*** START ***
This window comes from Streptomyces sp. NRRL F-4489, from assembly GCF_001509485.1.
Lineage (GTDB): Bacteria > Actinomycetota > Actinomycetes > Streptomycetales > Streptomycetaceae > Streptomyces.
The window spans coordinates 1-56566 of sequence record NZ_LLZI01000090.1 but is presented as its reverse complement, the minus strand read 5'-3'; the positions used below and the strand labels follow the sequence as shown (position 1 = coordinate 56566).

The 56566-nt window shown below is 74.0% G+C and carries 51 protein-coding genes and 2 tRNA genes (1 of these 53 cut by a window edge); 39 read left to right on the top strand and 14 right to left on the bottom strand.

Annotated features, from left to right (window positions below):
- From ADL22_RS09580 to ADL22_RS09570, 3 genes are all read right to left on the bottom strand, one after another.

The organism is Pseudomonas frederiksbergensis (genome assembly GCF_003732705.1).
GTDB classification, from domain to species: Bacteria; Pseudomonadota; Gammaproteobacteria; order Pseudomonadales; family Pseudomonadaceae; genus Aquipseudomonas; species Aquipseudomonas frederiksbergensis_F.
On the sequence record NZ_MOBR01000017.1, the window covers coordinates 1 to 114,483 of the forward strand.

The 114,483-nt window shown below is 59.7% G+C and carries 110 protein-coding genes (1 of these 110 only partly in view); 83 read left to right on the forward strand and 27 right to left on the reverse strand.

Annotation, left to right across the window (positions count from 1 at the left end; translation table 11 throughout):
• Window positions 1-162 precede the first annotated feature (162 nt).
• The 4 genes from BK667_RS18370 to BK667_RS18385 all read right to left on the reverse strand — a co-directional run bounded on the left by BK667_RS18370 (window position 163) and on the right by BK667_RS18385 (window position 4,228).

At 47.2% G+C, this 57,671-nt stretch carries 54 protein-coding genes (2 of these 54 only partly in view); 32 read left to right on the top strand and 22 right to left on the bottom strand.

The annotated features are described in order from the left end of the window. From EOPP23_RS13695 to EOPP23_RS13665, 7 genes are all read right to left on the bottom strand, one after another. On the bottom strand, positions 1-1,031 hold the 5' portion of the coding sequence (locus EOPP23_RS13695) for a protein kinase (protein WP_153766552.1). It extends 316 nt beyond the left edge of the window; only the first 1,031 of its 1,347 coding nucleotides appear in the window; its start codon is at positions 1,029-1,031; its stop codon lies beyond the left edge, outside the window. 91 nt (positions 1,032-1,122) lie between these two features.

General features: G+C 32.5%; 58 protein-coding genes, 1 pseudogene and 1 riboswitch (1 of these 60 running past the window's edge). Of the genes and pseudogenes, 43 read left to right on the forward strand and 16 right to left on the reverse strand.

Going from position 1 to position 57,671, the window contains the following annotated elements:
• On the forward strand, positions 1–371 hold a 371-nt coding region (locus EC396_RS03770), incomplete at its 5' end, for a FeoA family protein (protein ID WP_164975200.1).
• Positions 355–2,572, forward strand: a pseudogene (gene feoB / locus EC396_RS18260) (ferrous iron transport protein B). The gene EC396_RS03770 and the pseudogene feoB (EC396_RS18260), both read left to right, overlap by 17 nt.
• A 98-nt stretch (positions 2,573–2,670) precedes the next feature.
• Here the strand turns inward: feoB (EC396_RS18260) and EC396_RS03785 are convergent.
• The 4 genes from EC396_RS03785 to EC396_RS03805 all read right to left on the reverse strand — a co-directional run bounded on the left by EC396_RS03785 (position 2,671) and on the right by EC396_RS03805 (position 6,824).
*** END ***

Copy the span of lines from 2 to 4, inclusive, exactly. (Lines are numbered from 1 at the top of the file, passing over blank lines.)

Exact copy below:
Lineage (GTDB): Bacteria > Actinomycetota > Actinomycetes > Streptomycetales > Streptomycetaceae > Streptomyces.
The window spans coordinates 1-56566 of sequence record NZ_LLZI01000090.1 but is presented as its reverse complement, the minus strand read 5'-3'; the positions used below and the strand labels follow the sequence as shown (position 1 = coordinate 56566).

The 56566-nt window shown below is 74.0% G+C and carries 51 protein-coding genes and 2 tRNA genes (1 of these 53 cut by a window edge); 39 read left to right on the top strand and 14 right to left on the bottom strand.